TEXAS SENATE BILL 6
“… I have been actively involved with various diversity efforts within AALL. I have thought a lot about diversity in our Association, and I am intimately acquainted with our progress on racial, ethnic, and sexual orientation issues. However, there are numerous kinds of diversity, beyond race, ethnicity, and sexual orientation, that enrich and enliven our Association and serve to make us all better law librarians.”Ronald Wheeler“AALL Diversity Redelineated,” (Vol. 106:1 [2014-8])part of the Diversity Dialogues seriesin Law Library Journal
As many of you know, I am deeply committed to diversity and inclusion. As the president of AALL, I lead an Association that values and prioritizes diversity and inclusion as much as I do. Our AALL Annual Meeting & Conference will be held in Austin this year, and I was disheartened to learn that on January 5 Texas Senator Lois Kolkhurst (R-Brenham) introduced Senate Bill 6 (SB 6 or “Texas Privacy Act”) that would discriminate against transgender people.
If passed, the bill would prohibit local governments from adopting ordinances “relating to regulations and policies for entering or using a bathroom or changing facility,” thereby nullifying transgender-inclusive nondiscrimination bathroom policies in many municipalities. It would also require public schools districts, open-enrollment charter schools, state agencies, and political subdivisions to “develop a policy requiring each multiple-occupancy bathroom or changing facility … to be designated for and used only by persons of the same biological sex [as stated on a person’s birth certificate].” The bill is supported by Lieutenant Governor Dan Patrick.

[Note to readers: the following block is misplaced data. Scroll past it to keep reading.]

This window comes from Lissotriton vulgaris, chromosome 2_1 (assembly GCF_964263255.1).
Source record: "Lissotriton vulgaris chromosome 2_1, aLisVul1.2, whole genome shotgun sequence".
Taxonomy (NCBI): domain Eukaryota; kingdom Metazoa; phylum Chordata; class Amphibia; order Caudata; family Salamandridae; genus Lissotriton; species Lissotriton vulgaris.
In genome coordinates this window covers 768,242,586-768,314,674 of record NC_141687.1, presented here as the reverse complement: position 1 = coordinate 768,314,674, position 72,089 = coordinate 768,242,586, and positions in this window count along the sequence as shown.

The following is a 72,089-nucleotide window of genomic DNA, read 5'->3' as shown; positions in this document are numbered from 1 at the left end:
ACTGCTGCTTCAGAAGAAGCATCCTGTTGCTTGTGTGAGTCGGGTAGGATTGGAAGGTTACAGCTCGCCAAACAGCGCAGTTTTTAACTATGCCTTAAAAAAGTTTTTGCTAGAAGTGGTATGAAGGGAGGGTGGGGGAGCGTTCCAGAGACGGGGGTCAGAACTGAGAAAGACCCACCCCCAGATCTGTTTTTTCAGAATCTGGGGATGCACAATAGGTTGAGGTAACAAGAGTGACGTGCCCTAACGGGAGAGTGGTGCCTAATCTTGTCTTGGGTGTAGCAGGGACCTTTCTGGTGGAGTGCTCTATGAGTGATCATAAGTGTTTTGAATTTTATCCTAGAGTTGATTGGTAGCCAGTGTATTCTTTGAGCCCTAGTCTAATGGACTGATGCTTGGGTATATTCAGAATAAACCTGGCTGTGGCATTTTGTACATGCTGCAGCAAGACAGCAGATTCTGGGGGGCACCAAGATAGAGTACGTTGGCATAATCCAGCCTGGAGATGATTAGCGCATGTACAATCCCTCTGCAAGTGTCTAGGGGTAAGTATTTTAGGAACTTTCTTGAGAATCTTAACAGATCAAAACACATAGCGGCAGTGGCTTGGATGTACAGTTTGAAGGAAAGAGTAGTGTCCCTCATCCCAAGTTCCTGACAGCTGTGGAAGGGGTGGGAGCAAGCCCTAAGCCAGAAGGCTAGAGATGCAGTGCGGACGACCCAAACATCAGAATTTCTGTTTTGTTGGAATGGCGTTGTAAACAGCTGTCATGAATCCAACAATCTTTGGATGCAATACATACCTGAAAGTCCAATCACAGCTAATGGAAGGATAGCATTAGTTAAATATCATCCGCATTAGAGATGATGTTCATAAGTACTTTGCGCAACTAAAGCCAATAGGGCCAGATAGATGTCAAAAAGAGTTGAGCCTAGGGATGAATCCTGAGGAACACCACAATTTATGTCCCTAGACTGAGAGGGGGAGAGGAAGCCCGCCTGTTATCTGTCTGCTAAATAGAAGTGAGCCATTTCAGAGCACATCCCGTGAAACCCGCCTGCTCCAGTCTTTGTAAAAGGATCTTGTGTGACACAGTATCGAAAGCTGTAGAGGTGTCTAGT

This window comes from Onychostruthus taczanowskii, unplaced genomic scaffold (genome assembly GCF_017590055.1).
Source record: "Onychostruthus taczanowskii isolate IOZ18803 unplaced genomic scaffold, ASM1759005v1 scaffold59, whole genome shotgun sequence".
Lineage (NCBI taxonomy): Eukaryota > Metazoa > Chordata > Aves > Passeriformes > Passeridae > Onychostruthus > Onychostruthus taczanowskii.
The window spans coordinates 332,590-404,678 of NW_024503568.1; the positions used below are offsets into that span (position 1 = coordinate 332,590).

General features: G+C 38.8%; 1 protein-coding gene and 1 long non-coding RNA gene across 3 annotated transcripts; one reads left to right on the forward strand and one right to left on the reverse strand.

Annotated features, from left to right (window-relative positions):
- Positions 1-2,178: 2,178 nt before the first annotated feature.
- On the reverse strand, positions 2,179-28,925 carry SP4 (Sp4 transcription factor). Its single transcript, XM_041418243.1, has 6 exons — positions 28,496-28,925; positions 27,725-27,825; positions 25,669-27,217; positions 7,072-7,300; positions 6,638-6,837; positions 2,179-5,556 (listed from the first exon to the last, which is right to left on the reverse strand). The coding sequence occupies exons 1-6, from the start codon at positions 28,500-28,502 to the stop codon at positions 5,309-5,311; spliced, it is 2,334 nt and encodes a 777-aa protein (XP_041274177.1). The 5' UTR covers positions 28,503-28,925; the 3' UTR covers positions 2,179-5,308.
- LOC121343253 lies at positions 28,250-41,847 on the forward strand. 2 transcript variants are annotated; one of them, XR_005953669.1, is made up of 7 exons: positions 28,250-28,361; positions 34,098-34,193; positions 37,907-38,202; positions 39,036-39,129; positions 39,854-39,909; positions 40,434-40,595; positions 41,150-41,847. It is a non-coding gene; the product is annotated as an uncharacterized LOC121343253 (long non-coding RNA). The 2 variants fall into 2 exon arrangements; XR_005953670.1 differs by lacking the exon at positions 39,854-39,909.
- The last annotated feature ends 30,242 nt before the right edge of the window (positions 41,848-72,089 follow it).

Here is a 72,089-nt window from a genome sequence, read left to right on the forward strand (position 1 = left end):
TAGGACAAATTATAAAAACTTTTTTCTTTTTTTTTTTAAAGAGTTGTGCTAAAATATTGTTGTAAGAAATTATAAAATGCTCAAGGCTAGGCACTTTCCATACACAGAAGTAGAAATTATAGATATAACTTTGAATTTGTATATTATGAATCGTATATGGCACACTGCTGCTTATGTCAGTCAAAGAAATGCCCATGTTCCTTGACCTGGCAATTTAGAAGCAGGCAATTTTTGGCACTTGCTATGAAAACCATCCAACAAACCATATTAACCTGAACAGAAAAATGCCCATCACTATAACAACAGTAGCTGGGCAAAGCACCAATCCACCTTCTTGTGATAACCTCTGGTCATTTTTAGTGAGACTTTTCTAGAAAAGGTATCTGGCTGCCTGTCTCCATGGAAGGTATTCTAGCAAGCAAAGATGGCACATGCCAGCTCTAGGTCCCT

It appears that the bill will affect only government and education buildings. Patrick, in a statement released about the bill, commented, “SB 6 also ensures that businesses have the freedom to determine their own bathroom policies … .” Furthermore, The Texas Tribune reported that “it also appears to essentially exempt convention centers, stadiums and entertainment venues. The legislation would not apply ‘if the location owned by a government entity is privately leased to an outside entity,’ [said Kolkhorst,] which is often the case for those sort of venues.”
As I pondered the theme of this year’s AALL Annual Meeting, Forgo the Status Quo–inspired by the cultural liberalism of our host city Austin and our forward-thinking profession–I never dreamed that the meeting might be tainted by government officials trying to inflict their status quo statewide. In fact, the Austin-Round Rock metropolitan area has the third highest percentage of LGBT residents in the United States.
How could this affect our upcoming AALL Annual Meeting? From our research, it appears that our meeting facilities will not be affected. Since our meeting is just a few months away, we cannot move the meeting from Austin without severe financial impact to the Association. If the bill passes, I ask AALL membership to focus on supporting the Texas LGBT community over punishing the state. After all, the economic impact of the bill will likely affect the livelihoods of those we support, so let’s focus on those impacted by the bill. That said, regardless of the bill’s outcome, we are in the process of planning an awareness activity in support of the LGBT community.
Please rest assured that we are monitoring the situation closely and have faith the bill will not pass. Indeed, Texas Welcomes All, a coalition of Texas convention and visitors bureaus, businesses, and professional associations, gathered at the Capital in Austin on January 11, in opposition to the bill. The coalition includes: Austin Convention and Visitors, Professional Convention Management Association, American Society of Association Executives, and International Association for Exhibitions and Events.
Our members are the most inclusive people I know. It will make me proud to exemplify those values in July. It is my hope that the legislators of Texas will mirror our values and defeat Senate Bill 6.
Ronald E. Wheeler Jr.